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It is a deeply moving ceremony and you can see why it has been kept so carefully by the Swedes. It is not only a festival of light in the darkest days of winter and a commemoration of a favoured local saint. It is also a ceremony which taps into some of the deepest and most important human stories. The ability of a single point of light to dispel the darkness of our lives. The beauty and un-reachability of virginity and chastity. The sacrifice – in this case martyrdom – of a vision of purity. It represents a visitation from another realm which we, having been allowed to treasure it for a moment, have it taken away from us. Not leaving us bereft, but leaving us brighter for having been able to welcome the vision.
Yet in the packed Milan church, we were left only mildly brighter than we could have been. Because from the moment St Lucia entered the darkened church, she was greeted by a horde of citizen paparazzi. Local Italians and others could not resist the opportunity to capture the sight of young girls wearing candles in their hair and hoard it among the thousands of other images on their phones.
Some people’s phones flash just once. Others point a great beam of light that only turns off once the best photo has been captured. Those who wished to video the whole procession could shine a constant light on the admirably professional – if dazzled – girls as they processed from one end of the church to the other, a swarm of photographers in tow.
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Nor did the dazzle die down. Once the girls were in position before the altar, people popped up intermittently to get their blurry, dark photo from a great distance. One Italian gentleman across the aisle from me spent most of the singing flicking through the photos he had taken so far, assessing the quality of his handiwork. Of course throughout this process his phone screen shone a great bright light into the air. The same light that shone out in countless other points of light across the church, making you wonder whether it wouldn’t have been darker if the church had left the lights on.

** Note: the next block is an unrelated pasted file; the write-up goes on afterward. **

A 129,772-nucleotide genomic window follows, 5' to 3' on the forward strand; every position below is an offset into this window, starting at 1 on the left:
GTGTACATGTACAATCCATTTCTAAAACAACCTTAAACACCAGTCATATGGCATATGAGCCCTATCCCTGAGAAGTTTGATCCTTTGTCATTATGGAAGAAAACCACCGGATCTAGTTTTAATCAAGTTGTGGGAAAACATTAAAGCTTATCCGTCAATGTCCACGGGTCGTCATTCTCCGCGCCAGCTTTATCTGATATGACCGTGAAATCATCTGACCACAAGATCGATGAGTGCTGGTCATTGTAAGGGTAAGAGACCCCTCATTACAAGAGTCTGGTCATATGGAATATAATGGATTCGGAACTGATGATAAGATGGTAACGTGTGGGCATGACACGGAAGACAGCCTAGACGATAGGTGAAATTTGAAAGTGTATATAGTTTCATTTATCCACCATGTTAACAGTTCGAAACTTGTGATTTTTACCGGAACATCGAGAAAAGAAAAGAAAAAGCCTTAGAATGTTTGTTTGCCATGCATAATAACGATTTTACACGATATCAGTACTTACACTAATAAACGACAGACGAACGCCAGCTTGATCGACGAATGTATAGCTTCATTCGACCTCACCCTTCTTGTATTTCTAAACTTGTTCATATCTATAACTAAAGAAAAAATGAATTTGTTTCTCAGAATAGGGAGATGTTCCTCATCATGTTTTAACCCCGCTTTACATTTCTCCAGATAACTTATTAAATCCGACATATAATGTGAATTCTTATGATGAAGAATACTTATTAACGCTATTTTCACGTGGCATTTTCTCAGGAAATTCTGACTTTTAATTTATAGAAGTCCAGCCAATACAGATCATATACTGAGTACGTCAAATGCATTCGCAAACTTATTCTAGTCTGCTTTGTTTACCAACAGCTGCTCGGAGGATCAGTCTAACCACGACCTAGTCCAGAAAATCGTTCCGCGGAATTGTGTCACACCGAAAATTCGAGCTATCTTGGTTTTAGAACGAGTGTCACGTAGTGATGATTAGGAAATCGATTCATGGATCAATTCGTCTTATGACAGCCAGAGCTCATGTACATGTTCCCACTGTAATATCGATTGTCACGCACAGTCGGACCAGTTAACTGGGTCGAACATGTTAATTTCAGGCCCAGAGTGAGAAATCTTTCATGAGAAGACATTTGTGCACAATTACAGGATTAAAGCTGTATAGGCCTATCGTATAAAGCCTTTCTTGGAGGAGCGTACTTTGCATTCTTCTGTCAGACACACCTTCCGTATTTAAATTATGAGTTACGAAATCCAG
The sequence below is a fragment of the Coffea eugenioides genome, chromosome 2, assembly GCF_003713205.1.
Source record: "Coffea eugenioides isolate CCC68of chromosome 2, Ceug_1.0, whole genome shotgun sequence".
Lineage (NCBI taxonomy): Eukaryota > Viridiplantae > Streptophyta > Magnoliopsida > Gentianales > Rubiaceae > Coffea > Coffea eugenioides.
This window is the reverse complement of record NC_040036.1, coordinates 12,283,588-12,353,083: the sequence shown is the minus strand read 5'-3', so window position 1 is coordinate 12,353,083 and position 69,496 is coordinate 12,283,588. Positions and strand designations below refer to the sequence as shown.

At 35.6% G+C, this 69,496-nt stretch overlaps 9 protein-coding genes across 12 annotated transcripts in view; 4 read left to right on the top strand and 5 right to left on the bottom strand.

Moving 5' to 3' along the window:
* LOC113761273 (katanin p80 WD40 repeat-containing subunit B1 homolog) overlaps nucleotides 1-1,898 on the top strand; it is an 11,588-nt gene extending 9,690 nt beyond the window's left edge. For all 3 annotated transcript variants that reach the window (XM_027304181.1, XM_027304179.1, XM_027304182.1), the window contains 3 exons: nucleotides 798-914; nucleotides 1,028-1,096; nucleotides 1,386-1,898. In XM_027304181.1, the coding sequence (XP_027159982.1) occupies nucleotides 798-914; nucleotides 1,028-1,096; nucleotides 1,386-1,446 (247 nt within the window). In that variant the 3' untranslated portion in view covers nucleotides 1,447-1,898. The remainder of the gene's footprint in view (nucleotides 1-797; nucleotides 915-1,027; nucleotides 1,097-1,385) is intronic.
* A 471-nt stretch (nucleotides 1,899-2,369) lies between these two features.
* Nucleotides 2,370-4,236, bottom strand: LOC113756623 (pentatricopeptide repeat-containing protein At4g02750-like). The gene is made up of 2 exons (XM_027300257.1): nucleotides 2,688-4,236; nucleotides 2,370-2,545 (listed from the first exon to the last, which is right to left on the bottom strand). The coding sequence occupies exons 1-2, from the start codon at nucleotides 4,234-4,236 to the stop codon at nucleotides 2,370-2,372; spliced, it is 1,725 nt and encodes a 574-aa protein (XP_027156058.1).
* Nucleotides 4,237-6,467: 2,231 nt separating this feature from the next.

In the moments when I could focus on the singing, I enjoyed the ceremony immensely. But for most of it, I held my head in my hands. Not, as some neighbours may have imagined, because I was praying devoutly to a saint of my own. But because I was thinking the most violent thoughts about my neighbours and fellow men.
I wonder how many of the photographers in the church have spent any time at all looking over the grainy and distant photos from Milan that night. How many have deleted them as being no good? How many will look at the photos they did keep and show them to friends a week from now? Or a month, or a year from now. When they upgrade their phones, will they back their files up on a new computer, and will the St Lucia files be among them? For the light was not very good after all, and no one can quite recall what they were of.
Much of the technology we now take for granted has improved our lives for the better. We can stay in touch with friends and family across continents with an ease that would have made our ancestors cry with envy. We can find information at a tap of a button and solve puzzles with a swiftness that has made encyclopaedias go the way of the dodo.
And yet we have lost something too. We have lost the opportunity of the undefiled moment, the moment of visitation. We have lost what WH Auden captured at the end of his poem ‘Streams’ (1954), where he wished “The least of men their figures of splendour, their holy places.”